New Jersey Transit
Learn more about New Jersey Transit
|New Jersey Transit|
|Image:NJ Transit logo.png|
|Reporting marks|| NJTR (Revenue)|
|Locale||New Jersey with service to New York, New York, and Philadelphia, Pennsylvania (joint service with Metro-North to Port Jervis and Spring Valley, New York)|
|Dates of operation||1983 – present|
|Track gauge||4 ft 8½ in (1435 mm) (standard gauge)|
|Headquarters||Newark, New Jersey|
The New Jersey Transit Corporation (NJ Transit) is a statewide public transportation system serving the state of New Jersey, and Orange and Rockland counties in New York. It operates bus, light rail, and commuter rail services throughout the state, notably connecting to major commercial and employment centers both within the state and in the adjacent cities of New York and Philadelphia. All but one of NJ Transit's commuter trains feed into New York's Penn Station in Midtown Manhattan or Hoboken Terminal in Hoboken, New Jersey. The exception is the Atlantic City Line, which terminates at 30th Street Station in Philadelphia. Most NJ Transit commuter buses go to Manhattan's Port Authority Bus Terminal and to Philadelphia's Greyhound Terminal (or Market Street in Philadelphia).
NJ Transit, founded in 1979, was an offspring of the New Jersey Department of Transportation (NJDOT), mandated by the state government to address the many transportation issues that had developed at the time. NJ Transit came into being with the passage of the Public Transportation Act of 1979 to "acquire, operate and contract for transportation service in the public interest." NJ Transit originally acquired and managed a number of private bus services. Conrail (or Consolidated Rail Corporation) had been formed in 1976 through the merging of a number of financially troubled passenger railroads, and operated commuter railroad service under contract from the NJDOT.
In 1983, NJ Transit assumed operation of all commuter rail service in New Jersey from Conrail. It now operates every passenger and commuter rail line in the state except for Amtrak; the Port Authority Trans-Hudson (PATH), which is owned by the Port Authority of New York and New Jersey; the PATCO Hi-Speedline, which is owned by the Delaware River Port Authority; and a handful of tourist trains in the southern and northwestern parts of New Jersey. New Jersey Transit also runs most of the state's bus lines. In northern New Jersey, many of the bus routes are arranged in a web. In southern New Jersey, most routes are arranged in a "spoke-and-hub" fashion, with routes emanating from Trenton, Camden, and Atlantic City. In addition to routes run by New Jersey Transit, NJ Transit also subsidizes and provides buses for most of the state's private operators, such as Coach USA, Lakeland, and Academy, providing fixed route or commuter service.
In the 1990s, the system expanded, with new MidTOWN DIRECT service to New York City and new equipment. On October 21, 2001 it opened a new station at Newark International Airport. On December 15, 2003, NJ Transit opened the Secaucus Junction transfer station, connecting two major portions of the system, allowing passengers on Hoboken-bound trains to switch trains to get to Midtown Manhattan more conveniently. The transfer saves passengers headed into Midtown Manhattan an estimated 15 minutes of travel time.
 Current operations
|Locale|| New Jersey, Rockland and Orange counties in New York,|
interstate service to New York City, Philadelphia, and Wilmington
|Transit type||Commuter rail, Light rail, Bus<tr><th style="white-space: nowrap;">Began operation</th><td>1983</td></tr><tr><th style="white-space: nowrap;">System length</th><td>536 mi (rail); 92 mi (light rail)<ref name=facts-at-glance>NJTransit Facts at a Glance for FY 2005</ref></td></tr><tr><th style="white-space: nowrap;">No. of lines</th><td>11 (rail); 3 (light rail); 240 (bus)<ref name=pr-info>NJT Press Release with key facts about the agency at the bottom of the page</ref></td></tr><tr><th style="white-space: nowrap;">No. of stations</th><td>162 (rail); 52 (light rail); 27 (bus terminals), 20,000 (bus stops)<ref name=facts-at-glance /></td></tr><tr><th style="white-space: nowrap;">Daily ridership</th><td>827,000+ (weekday, all modes)<ref name=pr-info /></td></tr>|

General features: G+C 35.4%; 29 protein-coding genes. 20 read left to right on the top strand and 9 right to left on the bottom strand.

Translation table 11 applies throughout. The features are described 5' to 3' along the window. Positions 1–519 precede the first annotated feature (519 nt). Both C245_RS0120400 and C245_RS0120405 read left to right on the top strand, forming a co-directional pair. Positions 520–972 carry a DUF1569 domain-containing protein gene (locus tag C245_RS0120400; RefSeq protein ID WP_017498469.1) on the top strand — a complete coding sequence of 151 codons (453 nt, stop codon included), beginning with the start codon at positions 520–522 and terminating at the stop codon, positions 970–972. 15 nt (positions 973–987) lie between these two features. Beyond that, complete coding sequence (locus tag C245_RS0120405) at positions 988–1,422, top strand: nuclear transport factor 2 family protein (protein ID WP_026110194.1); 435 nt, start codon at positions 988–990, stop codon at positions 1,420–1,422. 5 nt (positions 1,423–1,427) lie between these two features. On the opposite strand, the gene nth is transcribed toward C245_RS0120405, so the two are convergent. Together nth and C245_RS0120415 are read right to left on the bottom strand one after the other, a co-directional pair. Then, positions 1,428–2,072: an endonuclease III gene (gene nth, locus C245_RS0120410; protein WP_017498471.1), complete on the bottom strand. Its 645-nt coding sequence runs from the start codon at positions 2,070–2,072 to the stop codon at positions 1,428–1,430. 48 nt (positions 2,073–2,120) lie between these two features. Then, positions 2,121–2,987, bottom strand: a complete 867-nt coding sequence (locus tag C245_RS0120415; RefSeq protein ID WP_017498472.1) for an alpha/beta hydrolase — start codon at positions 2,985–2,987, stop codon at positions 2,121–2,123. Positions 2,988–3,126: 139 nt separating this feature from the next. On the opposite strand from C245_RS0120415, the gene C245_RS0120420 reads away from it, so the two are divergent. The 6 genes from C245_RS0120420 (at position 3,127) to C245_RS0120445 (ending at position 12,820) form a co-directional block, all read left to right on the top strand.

|Operator||New Jersey Transit (many lines contracted)|
- Further information: Buses used by New Jersey Transit
NJ Transit operates a statewide network of buses. There are 3 subdivisions of bus operations:
- Transit – local service between two points, such as the #1 bus between Newark and Jersey City
- Short Distance Suburban – mostly interstate service between New York City/Philadelphia and close points within New Jersey, such as routes 123-Union City, 125-Journal Square, 126-Hoboken, 128-North Bergen. Some routes feed Newark or Jersey City such as the 64-Lakewood, 65-Somerville, 68-New Brunswick, and 75-Butler.
- Longer Distance Suburban – routes covering longer distances operating Express for several miles along the route. Some of these routes use over-the-road coaches with restrooms due to trip times. Most restroom equipped-coaches are used on the 319 line and long-distance routes based out of Atlantic City.
NJ Transit owns 3,008 buses<ref name=facts-at-glance /> and controls 240 bus routes (with numerous other line runs being subsidized by NJ Transit)<ref name=pr-info />, a number that includes buses owned by New Jersey Transit, but are in other operators' colors. Bus fares are based on distance.
NJ Transit routes are numbered as follows:
- 1-99: Intrastate service originating from Hudson, Union and Essex counties.
- 100-199: Northern New Jersey interstate service.
- 200-299: NO ROUTES
- 300-399: Special event, seasonal services, northern New Jersey park-and-ride services, long-distance local routes at least 40 miles long originating from New York City or Philadelphia, and the 319-New York City-Atlantic City express.
- 400-449: Shorter-Distance suburban routes that cross the Delaware River.
- 450-499: Local intrastate service in Camden, Gloucester, and Salem counties.
- 500-549: Local service around Atlantic City.
- 550-599: Long-distance service originating from Atlantic City serving points in southern New Jersey.
- 600-699: Local service in Mercer County.
- 700-799: Local intrastate service in Passaic and Bergen County.
- 800-849: Local service in Middlesex and Monmouth counties.
- 850-999: WHEELS routes mostly serving western New Jersey, including bus-to-rail shuttles to office parks. Many WHEELS routes are not connected to any other New Jersey Transit bus routes.
- MCM routes: Local routes serving Morris County.
 Light rail
NJ Transit operates 3 light rail lines:
- Hudson-Bergen Light Rail – a 21-stop, 20.6 mile multi-branch line that runs along the Gold Coast from Bayonne to North Bergen, with a major stop at Hoboken Terminal, all in Hudson County.
- Newark Light Rail – a line consisting of two segments serving Newark and the surrounding area. The Newark City Subway segment has 12 stops, is 4.3 miles long, and runs from Newark Penn Station to north Newark and Bloomfield. The Newark Light Rail segment has 4 stops, is 1 mile long, and connects Newark Penn Station to Newark Broad Street Station.